Vegetables perform better with regular fertilization, especially heavy feeders like tomatoes. In fact, most veggies will deplete the soil of nutrients over time, so replenishment is necessary. There are many organic vegetable fertilizers on the market. Alfalfa, blood, bone, feather, fish, kelp, and shrimp meals are all common natural components of non-chemical fertilizers. Earthworm castings are also a good source of nitrogen and beneficial microbes. Adding mycorrhizae to the soil is also useful because it helps plants take up water and nutrients better. Black Gold Natural & Organic Ultra Coir is another of our organic-rich amendments that also contains our proprietary blend of endomycorrhizae. We recommend that you research top-rated organic fertilizers to find the best for your needs.

Rotate Your Crops with Legumes

Vegetables, especially tomatoes, should be rotated on a three-year cycle–tomato one year and other vegetables the next two years. Legumes, like beans and peas, are excellent rotation crops because they naturally fortify soils with nitrogen. For more rotation tips, I encourage you to read Spring to Fall Vegetable Rotation: Planting for Non-stop Garden Produce. It will provide all of the information you need to effectively rotate your crops, whether container- or garden-grown.

I hope that all of this information helps! We have many more articles about gardening in Florida, click here to view them.

Happy fall vegetable gardening,

Jessie Keith

Black Gold Horticulturist

How Long Does Compost Feed Plants?

How Long Does Compost Feed Plants?

“How long does compost feed plants? And if you have compost in the ground, do the plants still need fertilizer? I use plant-based food scraps, grass clippings, and shredded paper for trench composting. It breaks down very quickly here in the Sonoran Desert.” Question from Jacqueline of Casa Grande, Arizona

Answer: The value of compost to plants depends on how long it takes to break down. Compost adds needed structure, water-holding capacity, aeration, and microorganisms to garden soil. Overall, it feeds and enriches soil, but its nutrient profile depends on what you feed into your compost pile. For example, if you add lots of eggshells your compost will have higher calcium content. With that said, you should also add balanced fertilizer to your garden beds–especially where soils are nutrient-poor. As your compost breaks down and disappears, it is no longer working its magic, so keep it replenished. And, if you run out you can always supplement further with products that are high in organic matter, such as Black Gold Garden Compost Blend, Just Coir, or Canadian Sphagnum Peat Moss.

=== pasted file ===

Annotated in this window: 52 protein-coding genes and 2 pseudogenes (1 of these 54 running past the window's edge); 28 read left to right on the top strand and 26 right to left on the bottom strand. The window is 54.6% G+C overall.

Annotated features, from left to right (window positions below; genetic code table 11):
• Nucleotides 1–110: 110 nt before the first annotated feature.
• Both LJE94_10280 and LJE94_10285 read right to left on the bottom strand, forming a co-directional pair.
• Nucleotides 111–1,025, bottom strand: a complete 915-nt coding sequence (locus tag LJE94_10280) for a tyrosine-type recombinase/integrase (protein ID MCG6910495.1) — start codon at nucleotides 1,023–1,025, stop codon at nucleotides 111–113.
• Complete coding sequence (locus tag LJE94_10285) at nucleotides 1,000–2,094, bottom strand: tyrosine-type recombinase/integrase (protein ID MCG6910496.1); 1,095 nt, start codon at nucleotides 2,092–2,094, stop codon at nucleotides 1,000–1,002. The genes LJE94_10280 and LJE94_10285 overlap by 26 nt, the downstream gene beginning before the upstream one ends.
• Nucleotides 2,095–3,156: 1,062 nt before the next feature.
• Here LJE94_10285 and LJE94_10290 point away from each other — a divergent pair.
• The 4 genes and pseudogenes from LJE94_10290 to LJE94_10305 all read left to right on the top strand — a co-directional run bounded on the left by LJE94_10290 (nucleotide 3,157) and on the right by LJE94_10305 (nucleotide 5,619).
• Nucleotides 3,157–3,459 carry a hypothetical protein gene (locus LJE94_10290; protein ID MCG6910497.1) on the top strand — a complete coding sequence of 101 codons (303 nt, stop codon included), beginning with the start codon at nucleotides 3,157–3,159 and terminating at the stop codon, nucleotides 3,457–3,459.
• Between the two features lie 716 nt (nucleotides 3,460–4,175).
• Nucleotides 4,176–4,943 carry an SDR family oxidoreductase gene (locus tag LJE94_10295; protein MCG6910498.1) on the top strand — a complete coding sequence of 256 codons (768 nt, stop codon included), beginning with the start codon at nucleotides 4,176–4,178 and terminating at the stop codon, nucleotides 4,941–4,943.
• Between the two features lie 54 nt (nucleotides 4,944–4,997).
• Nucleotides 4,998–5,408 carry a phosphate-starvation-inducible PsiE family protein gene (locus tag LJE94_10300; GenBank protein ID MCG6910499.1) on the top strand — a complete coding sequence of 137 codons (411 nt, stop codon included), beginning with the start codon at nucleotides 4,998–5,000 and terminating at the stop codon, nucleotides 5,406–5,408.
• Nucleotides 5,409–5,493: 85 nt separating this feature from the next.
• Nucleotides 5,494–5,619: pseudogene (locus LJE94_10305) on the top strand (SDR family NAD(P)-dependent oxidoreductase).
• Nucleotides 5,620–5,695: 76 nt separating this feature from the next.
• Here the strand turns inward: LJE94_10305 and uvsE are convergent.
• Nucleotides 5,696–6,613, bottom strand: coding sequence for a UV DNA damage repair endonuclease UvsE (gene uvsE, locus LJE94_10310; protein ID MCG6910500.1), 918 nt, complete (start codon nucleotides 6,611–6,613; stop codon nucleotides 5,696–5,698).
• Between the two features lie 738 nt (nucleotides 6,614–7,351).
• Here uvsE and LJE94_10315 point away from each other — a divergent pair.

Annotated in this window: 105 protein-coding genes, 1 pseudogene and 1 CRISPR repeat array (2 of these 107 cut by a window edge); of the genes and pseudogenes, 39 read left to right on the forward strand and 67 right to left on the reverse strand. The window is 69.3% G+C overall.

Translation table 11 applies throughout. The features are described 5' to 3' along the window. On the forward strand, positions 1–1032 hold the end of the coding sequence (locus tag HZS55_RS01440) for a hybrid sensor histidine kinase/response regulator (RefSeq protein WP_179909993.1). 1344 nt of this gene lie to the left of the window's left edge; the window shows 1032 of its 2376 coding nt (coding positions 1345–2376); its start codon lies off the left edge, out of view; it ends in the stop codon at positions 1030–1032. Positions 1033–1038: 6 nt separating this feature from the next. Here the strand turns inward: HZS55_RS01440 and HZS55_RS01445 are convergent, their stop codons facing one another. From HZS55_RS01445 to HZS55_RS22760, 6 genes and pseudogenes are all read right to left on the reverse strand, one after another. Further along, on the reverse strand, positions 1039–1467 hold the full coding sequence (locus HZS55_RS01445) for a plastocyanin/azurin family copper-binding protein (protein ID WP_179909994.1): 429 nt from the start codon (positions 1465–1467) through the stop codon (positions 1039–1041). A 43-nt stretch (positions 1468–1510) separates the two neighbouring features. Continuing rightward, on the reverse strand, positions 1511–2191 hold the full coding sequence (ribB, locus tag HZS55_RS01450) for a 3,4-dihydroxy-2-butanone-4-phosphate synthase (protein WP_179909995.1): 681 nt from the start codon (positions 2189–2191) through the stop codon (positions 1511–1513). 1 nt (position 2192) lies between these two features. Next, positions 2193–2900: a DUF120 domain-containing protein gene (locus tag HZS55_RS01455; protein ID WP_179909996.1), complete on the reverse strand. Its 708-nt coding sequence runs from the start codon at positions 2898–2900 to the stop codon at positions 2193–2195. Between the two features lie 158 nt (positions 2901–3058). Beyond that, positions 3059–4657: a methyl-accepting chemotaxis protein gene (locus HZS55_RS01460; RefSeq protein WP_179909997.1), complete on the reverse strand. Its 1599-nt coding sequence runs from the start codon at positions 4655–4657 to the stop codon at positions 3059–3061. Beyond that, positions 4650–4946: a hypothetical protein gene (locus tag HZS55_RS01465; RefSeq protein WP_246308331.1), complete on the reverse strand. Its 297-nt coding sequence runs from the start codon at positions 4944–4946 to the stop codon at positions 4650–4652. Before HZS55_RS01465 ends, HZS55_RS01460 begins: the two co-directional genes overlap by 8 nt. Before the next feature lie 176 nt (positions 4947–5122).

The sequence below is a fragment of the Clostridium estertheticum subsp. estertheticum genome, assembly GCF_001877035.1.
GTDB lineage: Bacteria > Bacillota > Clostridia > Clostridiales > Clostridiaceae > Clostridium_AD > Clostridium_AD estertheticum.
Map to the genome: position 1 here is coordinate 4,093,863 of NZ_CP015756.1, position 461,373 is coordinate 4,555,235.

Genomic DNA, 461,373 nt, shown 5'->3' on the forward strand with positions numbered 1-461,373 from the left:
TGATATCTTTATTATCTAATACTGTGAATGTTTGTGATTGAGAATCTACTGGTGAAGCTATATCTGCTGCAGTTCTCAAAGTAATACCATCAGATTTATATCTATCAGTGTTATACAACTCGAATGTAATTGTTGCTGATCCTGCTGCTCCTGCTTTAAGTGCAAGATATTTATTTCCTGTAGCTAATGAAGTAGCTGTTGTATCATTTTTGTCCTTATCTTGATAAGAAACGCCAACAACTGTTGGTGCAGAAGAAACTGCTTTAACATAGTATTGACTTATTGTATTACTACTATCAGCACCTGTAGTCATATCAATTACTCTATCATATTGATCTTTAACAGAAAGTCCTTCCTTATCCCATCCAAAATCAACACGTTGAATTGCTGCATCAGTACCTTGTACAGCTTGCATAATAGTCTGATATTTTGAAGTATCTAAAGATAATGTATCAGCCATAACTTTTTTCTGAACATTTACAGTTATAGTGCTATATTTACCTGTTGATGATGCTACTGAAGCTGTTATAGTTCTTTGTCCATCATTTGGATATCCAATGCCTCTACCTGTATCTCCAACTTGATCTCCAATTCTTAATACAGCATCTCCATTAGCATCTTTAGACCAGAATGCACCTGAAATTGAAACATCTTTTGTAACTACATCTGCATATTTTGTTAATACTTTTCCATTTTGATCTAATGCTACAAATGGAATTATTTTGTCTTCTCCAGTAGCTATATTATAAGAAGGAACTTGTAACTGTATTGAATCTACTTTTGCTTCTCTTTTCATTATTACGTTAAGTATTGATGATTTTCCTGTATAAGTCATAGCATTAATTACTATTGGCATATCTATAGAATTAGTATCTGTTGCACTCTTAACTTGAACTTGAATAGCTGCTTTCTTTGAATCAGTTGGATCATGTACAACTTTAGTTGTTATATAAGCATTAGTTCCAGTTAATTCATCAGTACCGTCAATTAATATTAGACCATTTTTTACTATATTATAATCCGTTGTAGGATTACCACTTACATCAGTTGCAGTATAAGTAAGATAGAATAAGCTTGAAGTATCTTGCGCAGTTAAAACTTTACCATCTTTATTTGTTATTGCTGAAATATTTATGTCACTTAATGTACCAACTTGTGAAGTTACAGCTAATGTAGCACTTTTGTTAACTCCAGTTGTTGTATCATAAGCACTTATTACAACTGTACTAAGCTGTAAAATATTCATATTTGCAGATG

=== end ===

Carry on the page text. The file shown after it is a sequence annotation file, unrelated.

Happy gardening!

Jessie Keith

Black Gold Horticulturist

Is Comfrey a Good Natural Fertilizer?

“Have you heard about comfrey as being an organic fertilizer for gardens, and do you have any additional information on it?” Question from Sylvia of Belle Plaine, Minnesota

Answer: The claim is that the old-fashioned herb comfrey (Symphytum officinale) is a “dynamic accumulator,” or a plant that absorbs and retains higher amounts (10 x or more) of essential macronutrients, such as nitrogen, phosphorus, and potassium, as well as micronutrients. Plants that absorb and retain lots of nutrients make great natural fertilizers that boost compost and can be used as green manure crops or to make fertilizer teas.

Some research has been done on the subject, and despite the claims, comfrey does not fall into the category of a dynamic accumulator. It only has a Nitrogen, Phosphorus, and Potassium (NPK) ratio of between 3-1-5 and 1.8-0.5-5, while other common plant products, such as corn gluten meal (~9-1-0) and soybean meal (~7-1-2) are far more nutritious but still not considered dynamic accumulators. So, comfrey offers some fertility but is not an extraordinary natural fertilizer.

Dynamic Accumulators for Natural Fertilization